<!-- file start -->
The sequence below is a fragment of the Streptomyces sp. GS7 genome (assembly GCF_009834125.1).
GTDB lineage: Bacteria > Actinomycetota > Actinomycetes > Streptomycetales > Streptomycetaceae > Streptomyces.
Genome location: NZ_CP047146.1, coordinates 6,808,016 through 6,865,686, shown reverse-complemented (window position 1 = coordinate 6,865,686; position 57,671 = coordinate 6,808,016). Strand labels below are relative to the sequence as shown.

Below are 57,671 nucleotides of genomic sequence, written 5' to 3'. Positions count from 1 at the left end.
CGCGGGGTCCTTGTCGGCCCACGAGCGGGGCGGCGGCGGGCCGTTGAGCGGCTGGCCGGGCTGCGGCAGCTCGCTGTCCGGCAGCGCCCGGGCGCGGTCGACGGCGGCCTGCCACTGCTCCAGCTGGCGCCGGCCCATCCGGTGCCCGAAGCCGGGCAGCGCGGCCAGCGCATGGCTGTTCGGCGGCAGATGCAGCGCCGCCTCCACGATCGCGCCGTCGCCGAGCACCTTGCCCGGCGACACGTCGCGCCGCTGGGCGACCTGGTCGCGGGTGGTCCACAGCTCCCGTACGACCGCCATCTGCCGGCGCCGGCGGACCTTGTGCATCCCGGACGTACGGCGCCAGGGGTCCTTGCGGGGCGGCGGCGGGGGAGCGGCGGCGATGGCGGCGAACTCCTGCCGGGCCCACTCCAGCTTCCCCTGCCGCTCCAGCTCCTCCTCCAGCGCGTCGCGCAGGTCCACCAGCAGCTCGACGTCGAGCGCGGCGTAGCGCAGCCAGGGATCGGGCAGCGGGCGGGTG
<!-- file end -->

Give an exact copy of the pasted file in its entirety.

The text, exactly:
The sequence below is a fragment of the Streptomyces sp. GS7 genome (assembly GCF_009834125.1).
GTDB lineage: Bacteria > Actinomycetota > Actinomycetes > Streptomycetales > Streptomycetaceae > Streptomyces.
Genome location: NZ_CP047146.1, coordinates 6,808,016 through 6,865,686, shown reverse-complemented (window position 1 = coordinate 6,865,686; position 57,671 = coordinate 6,808,016). Strand labels below are relative to the sequence as shown.

Below are 57,671 nucleotides of genomic sequence, written 5' to 3'. Positions count from 1 at the left end.
CGCGGGGTCCTTGTCGGCCCACGAGCGGGGCGGCGGCGGGCCGTTGAGCGGCTGGCCGGGCTGCGGCAGCTCGCTGTCCGGCAGCGCCCGGGCGCGGTCGACGGCGGCCTGCCACTGCTCCAGCTGGCGCCGGCCCATCCGGTGCCCGAAGCCGGGCAGCGCGGCCAGCGCATGGCTGTTCGGCGGCAGATGCAGCGCCGCCTCCACGATCGCGCCGTCGCCGAGCACCTTGCCCGGCGACACGTCGCGCCGCTGGGCGACCTGGTCGCGGGTGGTCCACAGCTCCCGTACGACCGCCATCTGCCGGCGCCGGCGGACCTTGTGCATCCCGGACGTACGGCGCCAGGGGTCCTTGCGGGGCGGCGGCGGGGGAGCGGCGGCGATGGCGGCGAACTCCTGCCGGGCCCACTCCAGCTTCCCCTGCCGCTCCAGCTCCTCCTCCAGCGCGTCGCGCAGGTCCACCAGCAGCTCGACGTCGAGCGCGGCGTAGCGCAGCCAGGGATCGGGCAGCGGGCGGGTG